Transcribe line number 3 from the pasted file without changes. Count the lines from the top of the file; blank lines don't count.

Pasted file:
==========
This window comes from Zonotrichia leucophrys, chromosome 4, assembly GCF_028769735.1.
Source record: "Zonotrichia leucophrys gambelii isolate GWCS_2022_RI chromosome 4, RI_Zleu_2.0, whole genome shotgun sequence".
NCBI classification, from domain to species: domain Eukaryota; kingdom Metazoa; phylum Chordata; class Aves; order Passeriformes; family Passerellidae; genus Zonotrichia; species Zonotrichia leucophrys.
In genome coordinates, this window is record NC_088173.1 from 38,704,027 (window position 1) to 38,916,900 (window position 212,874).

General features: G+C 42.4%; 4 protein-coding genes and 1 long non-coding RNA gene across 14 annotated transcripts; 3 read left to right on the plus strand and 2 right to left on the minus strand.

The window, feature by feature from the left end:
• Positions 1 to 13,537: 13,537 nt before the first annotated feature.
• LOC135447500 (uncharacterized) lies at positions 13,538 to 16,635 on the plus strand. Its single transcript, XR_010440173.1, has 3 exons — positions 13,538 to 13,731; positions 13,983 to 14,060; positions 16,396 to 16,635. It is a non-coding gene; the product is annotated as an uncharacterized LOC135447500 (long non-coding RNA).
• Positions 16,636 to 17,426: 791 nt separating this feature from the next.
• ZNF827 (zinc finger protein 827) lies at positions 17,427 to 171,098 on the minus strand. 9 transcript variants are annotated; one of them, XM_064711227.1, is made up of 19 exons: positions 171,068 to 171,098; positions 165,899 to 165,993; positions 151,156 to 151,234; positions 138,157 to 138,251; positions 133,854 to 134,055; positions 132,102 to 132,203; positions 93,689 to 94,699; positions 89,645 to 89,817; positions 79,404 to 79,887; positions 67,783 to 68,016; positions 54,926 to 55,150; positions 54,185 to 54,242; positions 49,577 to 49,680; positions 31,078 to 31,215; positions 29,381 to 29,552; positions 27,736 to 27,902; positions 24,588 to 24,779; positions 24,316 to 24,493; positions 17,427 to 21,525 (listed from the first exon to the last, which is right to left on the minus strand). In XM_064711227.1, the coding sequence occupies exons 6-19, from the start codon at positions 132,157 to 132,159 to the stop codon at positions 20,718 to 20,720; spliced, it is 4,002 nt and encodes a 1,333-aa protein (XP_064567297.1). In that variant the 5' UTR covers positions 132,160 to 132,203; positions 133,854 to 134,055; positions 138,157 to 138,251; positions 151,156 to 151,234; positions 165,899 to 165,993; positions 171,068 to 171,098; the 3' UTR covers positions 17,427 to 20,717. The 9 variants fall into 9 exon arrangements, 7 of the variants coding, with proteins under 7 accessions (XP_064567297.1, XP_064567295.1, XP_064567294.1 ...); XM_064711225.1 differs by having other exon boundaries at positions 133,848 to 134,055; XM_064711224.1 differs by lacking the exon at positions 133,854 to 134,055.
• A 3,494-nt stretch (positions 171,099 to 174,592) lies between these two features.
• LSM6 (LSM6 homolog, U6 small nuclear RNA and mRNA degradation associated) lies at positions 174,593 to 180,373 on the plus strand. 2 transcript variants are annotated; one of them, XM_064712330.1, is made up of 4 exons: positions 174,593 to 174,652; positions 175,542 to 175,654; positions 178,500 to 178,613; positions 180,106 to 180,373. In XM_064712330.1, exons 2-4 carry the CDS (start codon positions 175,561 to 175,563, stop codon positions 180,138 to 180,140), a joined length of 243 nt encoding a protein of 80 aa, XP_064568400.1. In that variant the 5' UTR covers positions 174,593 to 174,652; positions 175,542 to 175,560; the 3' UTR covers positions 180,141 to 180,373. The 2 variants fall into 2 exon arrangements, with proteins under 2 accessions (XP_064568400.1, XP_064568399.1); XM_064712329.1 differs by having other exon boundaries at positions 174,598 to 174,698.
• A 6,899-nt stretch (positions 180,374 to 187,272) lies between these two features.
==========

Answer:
NCBI classification, from domain to species: domain Eukaryota; kingdom Metazoa; phylum Chordata; class Aves; order Passeriformes; family Passerellidae; genus Zonotrichia; species Zonotrichia leucophrys.